A Statement for Healthcare Professionals From the American Heart Association/American Stroke Association

From the February 2014 issue of Stroke.

Cheryl Bushnell, MD, MHS, FAHA, Chair, Louise D. McCullough, MD, PhD, FAHA, Vice-Chair, Issam A. Awad, MD, MSc, Monique V. Chireau, MD, MPH, FAHA, Wende N. Fedder, DNP, RN, FAHA, Karen L. Furie, MD, MPH, FAHA, Virginia J. Howard, PhD, MSPH, FAHA, Judith H. Lichtman, PhD, MPH, Lynda D. Lisabeth, PhD, MPH, FAHA, Ileana L. Piña, MD, MPH, FAHA, Mathew J. Reeves, PhD, DVM, FAHA, Kathryn M. Rexrode, MD, MPH, Gustavo Saposnik, MD, MSc, FAHA, Vineeta Singh, MD, FAHA, Amytis Towfighi, MD, Viola Vaccarino, MD, PhD and Matthew R. Walters, MD, MBChB, MSc on behalf of the American Heart Association Stroke Council, Council on Cardiovascular and Stroke Nursing, Council on Clinical Cardiology, Council on Epidemiology and Prevention, and Council for High Blood Pressure Research

Purpose—The aim of this statement is to summarize data on stroke risk factors that are unique to and more common in women than men and to expand on the data provided in prior stroke guidelines and cardiovascular prevention guidelines for women. This guideline focuses on the risk factors unique to women, such as reproductive factors, and those that are more common in women, including migraine with aura, obesity, metabolic syndrome, and atrial fibrillation.

Methods—Writing group members were nominated by the committee chair on the basis of their previous work in relevant topic areas and were approved by the American Heart Association (AHA) Stroke Council’s Scientific Statement Oversight Committee and the AHA’s Manuscript Oversight Committee. The panel reviewed relevant articles on adults using computerized searches of the medical literature through May 15, 2013. The evidence is organized within the context of the AHA framework and is classified according to the joint AHA/American College of Cardiology and supplementary AHA Stroke Council methods of classifying the level of certainty and the class and level of evidence. The document underwent extensive AHA internal peer review, Stroke Council Leadership review, and Scientific Statements Oversight Committee review before consideration and approval by the AHA Science Advisory and Coordinating Committee.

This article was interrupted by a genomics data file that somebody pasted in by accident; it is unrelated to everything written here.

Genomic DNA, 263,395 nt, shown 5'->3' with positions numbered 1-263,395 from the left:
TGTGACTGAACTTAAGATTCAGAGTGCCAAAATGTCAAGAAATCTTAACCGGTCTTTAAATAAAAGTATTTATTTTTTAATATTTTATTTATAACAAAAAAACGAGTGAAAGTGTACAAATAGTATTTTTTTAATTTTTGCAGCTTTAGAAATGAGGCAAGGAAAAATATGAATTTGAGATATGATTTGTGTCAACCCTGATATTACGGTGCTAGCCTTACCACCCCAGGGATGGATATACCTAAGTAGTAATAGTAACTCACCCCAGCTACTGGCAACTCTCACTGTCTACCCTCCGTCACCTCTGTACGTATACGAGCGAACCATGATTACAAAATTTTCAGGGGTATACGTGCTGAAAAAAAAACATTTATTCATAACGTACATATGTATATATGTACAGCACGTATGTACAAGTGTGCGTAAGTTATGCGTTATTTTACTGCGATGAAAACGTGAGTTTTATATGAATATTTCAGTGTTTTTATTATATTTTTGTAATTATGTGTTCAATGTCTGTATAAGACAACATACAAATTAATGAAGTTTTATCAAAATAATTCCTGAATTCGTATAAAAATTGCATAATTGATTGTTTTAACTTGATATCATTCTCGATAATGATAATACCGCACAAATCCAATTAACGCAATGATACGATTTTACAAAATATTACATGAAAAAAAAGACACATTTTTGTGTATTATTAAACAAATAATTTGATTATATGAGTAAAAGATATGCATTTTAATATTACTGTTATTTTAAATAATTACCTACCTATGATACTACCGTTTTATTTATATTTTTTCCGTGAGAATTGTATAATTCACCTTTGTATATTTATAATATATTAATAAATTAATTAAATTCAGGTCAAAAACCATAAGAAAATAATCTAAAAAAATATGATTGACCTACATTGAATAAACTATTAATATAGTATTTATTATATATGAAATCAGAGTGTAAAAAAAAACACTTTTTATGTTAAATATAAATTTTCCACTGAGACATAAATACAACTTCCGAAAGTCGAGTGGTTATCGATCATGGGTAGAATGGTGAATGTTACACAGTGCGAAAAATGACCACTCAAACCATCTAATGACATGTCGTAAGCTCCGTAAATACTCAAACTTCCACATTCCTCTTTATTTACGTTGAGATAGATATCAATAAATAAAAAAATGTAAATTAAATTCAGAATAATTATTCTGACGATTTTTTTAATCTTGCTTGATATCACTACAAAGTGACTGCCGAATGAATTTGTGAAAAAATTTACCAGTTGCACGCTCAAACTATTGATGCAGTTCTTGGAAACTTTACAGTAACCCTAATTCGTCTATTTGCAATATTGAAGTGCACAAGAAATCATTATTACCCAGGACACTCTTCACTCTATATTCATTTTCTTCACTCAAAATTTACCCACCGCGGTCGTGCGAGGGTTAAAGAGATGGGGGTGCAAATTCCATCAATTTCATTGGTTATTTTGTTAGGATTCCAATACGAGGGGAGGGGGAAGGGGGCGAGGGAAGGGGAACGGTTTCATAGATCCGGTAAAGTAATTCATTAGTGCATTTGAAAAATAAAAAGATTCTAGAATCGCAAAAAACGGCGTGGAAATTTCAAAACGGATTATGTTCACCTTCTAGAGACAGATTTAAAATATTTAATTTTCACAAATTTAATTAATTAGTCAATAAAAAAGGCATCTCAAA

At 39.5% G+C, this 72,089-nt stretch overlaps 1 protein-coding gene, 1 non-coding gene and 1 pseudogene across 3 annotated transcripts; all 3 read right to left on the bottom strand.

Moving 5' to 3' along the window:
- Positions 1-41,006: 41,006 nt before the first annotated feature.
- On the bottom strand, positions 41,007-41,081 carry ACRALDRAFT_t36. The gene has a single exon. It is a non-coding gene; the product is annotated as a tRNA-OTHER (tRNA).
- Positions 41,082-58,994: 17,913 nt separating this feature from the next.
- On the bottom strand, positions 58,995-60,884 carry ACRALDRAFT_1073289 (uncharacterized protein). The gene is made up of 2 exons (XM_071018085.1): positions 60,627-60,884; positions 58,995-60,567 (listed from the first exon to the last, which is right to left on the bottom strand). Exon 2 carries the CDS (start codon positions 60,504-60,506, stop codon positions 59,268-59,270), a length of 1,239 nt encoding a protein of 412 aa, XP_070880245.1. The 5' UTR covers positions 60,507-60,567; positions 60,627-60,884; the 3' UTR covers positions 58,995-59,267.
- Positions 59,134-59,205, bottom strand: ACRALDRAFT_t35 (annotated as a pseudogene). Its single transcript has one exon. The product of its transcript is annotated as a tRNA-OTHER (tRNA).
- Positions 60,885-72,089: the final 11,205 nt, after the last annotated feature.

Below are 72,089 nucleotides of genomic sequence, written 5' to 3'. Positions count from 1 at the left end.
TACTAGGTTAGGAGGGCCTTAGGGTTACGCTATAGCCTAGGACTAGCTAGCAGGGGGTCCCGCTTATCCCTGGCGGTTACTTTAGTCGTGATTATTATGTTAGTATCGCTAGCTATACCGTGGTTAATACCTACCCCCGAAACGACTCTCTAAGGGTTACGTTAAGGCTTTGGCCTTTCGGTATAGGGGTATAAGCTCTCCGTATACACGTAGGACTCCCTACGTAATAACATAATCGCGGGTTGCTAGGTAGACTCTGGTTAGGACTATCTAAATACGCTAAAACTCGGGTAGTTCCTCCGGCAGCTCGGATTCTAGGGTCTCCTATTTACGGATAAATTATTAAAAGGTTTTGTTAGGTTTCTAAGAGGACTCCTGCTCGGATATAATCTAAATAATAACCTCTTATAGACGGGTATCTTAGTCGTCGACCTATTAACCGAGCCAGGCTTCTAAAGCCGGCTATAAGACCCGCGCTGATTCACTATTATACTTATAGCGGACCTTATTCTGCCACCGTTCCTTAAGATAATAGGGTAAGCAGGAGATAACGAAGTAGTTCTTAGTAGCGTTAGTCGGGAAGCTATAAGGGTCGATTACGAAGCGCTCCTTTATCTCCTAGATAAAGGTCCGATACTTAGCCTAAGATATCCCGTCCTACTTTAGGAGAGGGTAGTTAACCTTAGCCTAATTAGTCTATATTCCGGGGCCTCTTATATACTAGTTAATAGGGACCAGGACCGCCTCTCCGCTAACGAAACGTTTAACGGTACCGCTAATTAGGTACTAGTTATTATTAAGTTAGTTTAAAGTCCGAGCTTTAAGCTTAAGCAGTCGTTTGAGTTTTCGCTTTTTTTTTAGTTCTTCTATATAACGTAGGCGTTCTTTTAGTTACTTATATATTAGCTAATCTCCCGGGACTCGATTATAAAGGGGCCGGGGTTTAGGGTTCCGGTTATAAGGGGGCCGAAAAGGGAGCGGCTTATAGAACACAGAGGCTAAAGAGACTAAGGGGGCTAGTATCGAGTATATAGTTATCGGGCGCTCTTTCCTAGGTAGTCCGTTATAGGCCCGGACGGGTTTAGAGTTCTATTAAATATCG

Results—We provide current evidence, research gaps, and recommendations on risk of stroke related to preeclampsia, oral contraceptives, menopause, and hormone replacement, as well as those risk factors more common in women, such as obesity/metabolic syndrome, atrial fibrillation, and migraine with aura.

Conclusions—To more accurately reflect the risk of stroke in women across the lifespan, as well as the clear gaps in current risk scores, we believe a female-specific stroke risk score is warranted.

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